Property purchase: the EC factor

Adhil Shetty Posted: Nov 17, 2012 at 0022 hrs
EC is a common term that we get to hear when looking for a new piece of property. However, most of us still do not understand the implications as well as importance of going through the Encumbrance Certificate or EC at this stage. Proper and authentic documentation forms a vital part of all kinds of property transactions and any carelessness here could prove quite costly at a subsequent stage and might involving various kinds of legal hassles.

What is the EC?

Encumbrance literally means the liability or charge that the property has been subjected as a form of mortgage, which the owner has not yet discharged completely. The EC is primarily a certificate to authenticate the free title of ownership of the property that one is looking to acquire. This certificate issued by the local sub registrar’s office informs the prospective buyer that the property is free of legal dues or any other kind of mortgage at that point. It includes details of financial transactions that the property has undergone during a specified period (usually 30 years) in terms of change of ownership or mortgage.

There are two basic kinds of ECs that are issued - Form 15 and Form 16. The Form 16 is issued when there is ‘Nil Encumbrance Due’ meaning that the property is free of mortgage. The Form 15 is issued when any kind of outstanding mortgage is in existence with details of transactions and parties involved along with reference of documents where such a deed has been executed.

What it does not say

Despite being a good indicator of the property’s ownership status the EC fails to provide comprehensive information, which is why an independent investigation is required while buying the property. Under the Registration Act, 1908 there are certain types of transactions that are not required to be reflected in an EC. Such transactions include:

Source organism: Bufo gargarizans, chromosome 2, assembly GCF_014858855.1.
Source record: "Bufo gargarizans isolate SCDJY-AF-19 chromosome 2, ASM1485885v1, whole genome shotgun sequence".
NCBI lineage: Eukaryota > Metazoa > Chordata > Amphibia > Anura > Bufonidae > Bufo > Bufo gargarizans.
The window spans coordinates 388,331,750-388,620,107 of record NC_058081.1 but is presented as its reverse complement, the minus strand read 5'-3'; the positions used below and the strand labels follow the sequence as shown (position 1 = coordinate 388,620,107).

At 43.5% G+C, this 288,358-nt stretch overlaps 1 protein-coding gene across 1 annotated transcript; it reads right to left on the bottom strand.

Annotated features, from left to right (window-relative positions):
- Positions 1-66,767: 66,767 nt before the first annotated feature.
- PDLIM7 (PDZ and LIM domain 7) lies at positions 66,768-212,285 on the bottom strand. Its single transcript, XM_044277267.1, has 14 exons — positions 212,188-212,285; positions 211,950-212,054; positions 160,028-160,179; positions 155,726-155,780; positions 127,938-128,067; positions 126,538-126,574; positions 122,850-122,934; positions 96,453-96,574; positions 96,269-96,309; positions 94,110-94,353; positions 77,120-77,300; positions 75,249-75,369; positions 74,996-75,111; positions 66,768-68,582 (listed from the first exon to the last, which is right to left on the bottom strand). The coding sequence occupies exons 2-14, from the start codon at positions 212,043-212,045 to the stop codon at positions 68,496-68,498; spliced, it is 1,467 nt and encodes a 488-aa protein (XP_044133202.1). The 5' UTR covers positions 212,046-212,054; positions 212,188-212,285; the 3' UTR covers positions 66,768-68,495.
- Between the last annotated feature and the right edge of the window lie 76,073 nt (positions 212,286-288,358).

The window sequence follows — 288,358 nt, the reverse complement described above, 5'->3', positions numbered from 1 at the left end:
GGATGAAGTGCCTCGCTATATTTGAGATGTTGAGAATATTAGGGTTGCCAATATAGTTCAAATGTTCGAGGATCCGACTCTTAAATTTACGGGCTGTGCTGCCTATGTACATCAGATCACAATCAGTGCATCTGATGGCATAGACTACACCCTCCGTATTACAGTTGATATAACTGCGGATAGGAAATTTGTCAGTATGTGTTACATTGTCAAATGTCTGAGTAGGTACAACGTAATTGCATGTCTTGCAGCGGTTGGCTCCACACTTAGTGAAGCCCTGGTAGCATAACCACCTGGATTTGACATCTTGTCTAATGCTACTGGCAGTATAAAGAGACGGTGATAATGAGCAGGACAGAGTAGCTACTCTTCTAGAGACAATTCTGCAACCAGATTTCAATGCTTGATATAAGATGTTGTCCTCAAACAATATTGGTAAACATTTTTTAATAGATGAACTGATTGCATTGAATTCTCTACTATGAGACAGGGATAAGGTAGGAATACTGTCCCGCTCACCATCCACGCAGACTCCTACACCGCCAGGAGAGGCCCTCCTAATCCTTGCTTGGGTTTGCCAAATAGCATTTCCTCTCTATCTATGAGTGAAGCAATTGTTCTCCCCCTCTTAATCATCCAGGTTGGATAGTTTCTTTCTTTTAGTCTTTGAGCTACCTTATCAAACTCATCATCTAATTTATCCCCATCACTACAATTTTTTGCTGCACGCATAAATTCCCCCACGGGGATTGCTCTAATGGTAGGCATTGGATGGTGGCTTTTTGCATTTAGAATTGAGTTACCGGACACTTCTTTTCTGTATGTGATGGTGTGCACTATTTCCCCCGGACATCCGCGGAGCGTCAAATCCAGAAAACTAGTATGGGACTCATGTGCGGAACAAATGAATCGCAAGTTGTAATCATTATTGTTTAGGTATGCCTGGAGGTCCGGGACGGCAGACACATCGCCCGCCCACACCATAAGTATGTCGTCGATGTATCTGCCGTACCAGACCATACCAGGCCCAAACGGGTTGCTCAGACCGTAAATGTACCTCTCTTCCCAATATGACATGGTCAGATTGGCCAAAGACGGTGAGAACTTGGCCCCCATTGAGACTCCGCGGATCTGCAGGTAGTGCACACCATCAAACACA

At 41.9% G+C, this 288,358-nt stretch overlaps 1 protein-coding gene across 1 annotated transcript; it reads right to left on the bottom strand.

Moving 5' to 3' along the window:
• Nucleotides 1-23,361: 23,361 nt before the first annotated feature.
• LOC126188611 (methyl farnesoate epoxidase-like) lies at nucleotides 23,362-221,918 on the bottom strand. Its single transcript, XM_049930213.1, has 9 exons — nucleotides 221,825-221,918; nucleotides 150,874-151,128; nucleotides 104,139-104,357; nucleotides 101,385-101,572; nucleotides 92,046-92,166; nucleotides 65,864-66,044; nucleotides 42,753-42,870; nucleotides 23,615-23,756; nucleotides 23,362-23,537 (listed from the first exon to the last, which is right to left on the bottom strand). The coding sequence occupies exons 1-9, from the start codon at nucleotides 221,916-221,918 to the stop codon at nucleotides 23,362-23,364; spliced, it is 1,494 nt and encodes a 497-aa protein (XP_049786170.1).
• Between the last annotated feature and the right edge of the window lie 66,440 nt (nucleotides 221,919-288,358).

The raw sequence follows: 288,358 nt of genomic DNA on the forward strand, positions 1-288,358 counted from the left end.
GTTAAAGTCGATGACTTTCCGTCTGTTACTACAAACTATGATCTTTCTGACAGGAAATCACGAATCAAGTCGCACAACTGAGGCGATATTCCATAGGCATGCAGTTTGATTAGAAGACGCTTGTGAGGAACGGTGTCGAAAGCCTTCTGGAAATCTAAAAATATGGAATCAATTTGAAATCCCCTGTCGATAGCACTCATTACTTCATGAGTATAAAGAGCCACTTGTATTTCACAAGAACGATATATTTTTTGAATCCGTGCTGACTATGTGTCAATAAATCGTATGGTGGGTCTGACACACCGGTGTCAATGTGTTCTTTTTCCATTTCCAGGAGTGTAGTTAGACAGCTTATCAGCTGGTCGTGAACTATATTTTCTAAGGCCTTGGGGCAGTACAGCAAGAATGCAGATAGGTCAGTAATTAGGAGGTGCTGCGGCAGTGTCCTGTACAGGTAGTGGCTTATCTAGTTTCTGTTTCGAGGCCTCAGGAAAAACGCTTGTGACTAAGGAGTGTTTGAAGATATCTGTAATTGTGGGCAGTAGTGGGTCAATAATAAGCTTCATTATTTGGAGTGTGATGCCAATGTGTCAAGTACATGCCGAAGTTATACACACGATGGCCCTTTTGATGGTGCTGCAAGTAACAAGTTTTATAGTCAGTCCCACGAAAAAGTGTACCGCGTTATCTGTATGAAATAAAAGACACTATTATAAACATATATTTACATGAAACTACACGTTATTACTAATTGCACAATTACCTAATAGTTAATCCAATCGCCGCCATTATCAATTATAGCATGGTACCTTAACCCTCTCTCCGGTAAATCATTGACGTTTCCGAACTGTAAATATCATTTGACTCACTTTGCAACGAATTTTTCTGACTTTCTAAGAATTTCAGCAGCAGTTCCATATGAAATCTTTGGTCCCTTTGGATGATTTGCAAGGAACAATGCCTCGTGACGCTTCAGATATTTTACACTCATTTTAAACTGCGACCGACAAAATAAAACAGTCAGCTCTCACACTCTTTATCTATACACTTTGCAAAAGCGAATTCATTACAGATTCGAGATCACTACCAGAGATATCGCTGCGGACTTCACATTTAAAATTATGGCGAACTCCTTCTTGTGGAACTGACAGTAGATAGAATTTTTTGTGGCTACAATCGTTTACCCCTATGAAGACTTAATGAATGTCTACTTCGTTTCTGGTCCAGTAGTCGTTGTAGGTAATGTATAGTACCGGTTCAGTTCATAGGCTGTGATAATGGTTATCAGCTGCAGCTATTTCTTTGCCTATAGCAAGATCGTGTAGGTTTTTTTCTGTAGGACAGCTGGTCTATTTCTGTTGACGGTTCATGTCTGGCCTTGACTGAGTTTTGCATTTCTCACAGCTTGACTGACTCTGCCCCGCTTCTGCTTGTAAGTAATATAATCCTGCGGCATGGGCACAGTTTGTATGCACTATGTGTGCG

* Deposit as mortgage by the owner with any bank or financial institution of original documents of the property as a collateral security to obtain credit.

* Any lease that is valid for less than a year need not be shown in the EC.

* Documents of testamentary nature are also exempt from being reflected through the EC.

* Any kind of verbal arrangement of family settlement may also not be understood by going through the EC. Even cases where a separate financial settlement has been reached among the owner and any other party will not be shown in the EC.

How to Obtain it

Despite its limitations as stated above the EC provides valuable preliminary information regarding the ownership of the property, which is very important to know before buying it. There is a standard procedure for applying and obtaining the EC:

Step1: One has to make an application on Form 22 with a Rs 2 stamp paper affixed to the local tehsildar or any other equivalent ranking revenue official of that area along with complete address proof and details of ownership of the property whose EC is required. The application must contain complete description of the property in terms of measurements and boundary specifications.

Step 2: This application has to be submitted to the jurisdictional sub-registrar after paying the official charges for the purpose. Usually it is counted as per the number of years of information that is being sought with each year considered to be commencing on April 1 and ending on March 31. Fractions of period less than a year are not considered for this purpose.

Step 3: The application is then forwarded from the sub registrar’s office to the tehsildar for verification before issuing the EC.

Step 4: The tehsildar carries out a detailed study of all transactions that have been registered on that property during the period for which the information is being sought by the applicant. This is the aspect that consumes maximum time as it has to be a detailed report based on which, a Form 15 or Form 16 shall be issued by the sub-registrar. The normal time frame involved at this stage is about 15-30 days which may extend beyond that. A little follow up with the tehsildar’s office might be helpful in saving some time.

Step 5: The tehsildar then submits his report to the sub-registrar who will issue the EC accordingly. One can expedite the process by collecting the EC physically rather than waiting it to arrive by post.

One should be careful not to rely completely on the EC and carry out comprehensive due diligence.

—The author is CEO,